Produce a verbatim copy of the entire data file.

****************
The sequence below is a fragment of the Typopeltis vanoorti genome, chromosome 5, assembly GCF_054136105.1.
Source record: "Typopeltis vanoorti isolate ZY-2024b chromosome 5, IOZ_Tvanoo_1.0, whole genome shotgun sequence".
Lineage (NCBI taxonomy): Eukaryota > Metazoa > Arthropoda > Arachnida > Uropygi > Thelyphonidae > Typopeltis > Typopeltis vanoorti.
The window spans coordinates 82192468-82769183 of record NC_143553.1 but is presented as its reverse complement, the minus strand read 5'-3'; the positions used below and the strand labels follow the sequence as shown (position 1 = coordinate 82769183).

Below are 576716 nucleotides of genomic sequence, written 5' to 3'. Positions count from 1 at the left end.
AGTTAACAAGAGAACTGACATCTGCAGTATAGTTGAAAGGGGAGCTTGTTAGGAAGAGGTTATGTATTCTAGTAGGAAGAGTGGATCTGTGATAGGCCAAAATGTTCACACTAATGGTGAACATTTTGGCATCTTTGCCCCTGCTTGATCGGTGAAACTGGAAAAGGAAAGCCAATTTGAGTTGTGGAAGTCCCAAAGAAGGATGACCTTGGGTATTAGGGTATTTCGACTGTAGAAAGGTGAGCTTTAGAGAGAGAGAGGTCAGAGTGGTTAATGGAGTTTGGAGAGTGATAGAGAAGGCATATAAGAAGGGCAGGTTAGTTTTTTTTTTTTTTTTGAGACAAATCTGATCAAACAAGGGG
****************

The sequence below is a fragment of the Typopeltis vanoorti genome, chromosome 5, assembly GCF_054136105.1.
Source record: "Typopeltis vanoorti isolate ZY-2024b chromosome 5, IOZ_Tvanoo_1.0, whole genome shotgun sequence".
Lineage (NCBI taxonomy): Eukaryota > Metazoa > Arthropoda > Arachnida > Uropygi > Thelyphonidae > Typopeltis > Typopeltis vanoorti.
The window spans coordinates 82192468-82769183 of record NC_143553.1 but is presented as its reverse complement, the minus strand read 5'-3'; the positions used below and the strand labels follow the sequence as shown (position 1 = coordinate 82769183).

Below are 576716 nucleotides of genomic sequence, written 5' to 3'. Positions count from 1 at the left end.
AGTTAACAAGAGAACTGACATCTGCAGTATAGTTGAAAGGGGAGCTTGTTAGGAAGAGGTTATGTATTCTAGTAGGAAGAGTGGATCTGTGATAGGCCAAAATGTTCACACTAATGGTGAACATTTTGGCATCTTTGCCCCTGCTTGATCGGTGAAACTGGAAAAGGAAAGCCAATTTGAGTTGTGGAAGTCCCAAAGAAGGATGACCTTGGGTATTAGGGTATTTCGACTGTAGAAAGGTGAGCTTTAGAGAGAGAGAGGTCAGAGTGGTTAATGGAGTTTGGAGAGTGATAGAGAAGGCATATAAGAAGGGCAGGTTAGTTTTTTTTTTTTTTTTGAGACAAATCTGATCAAACAAGGGG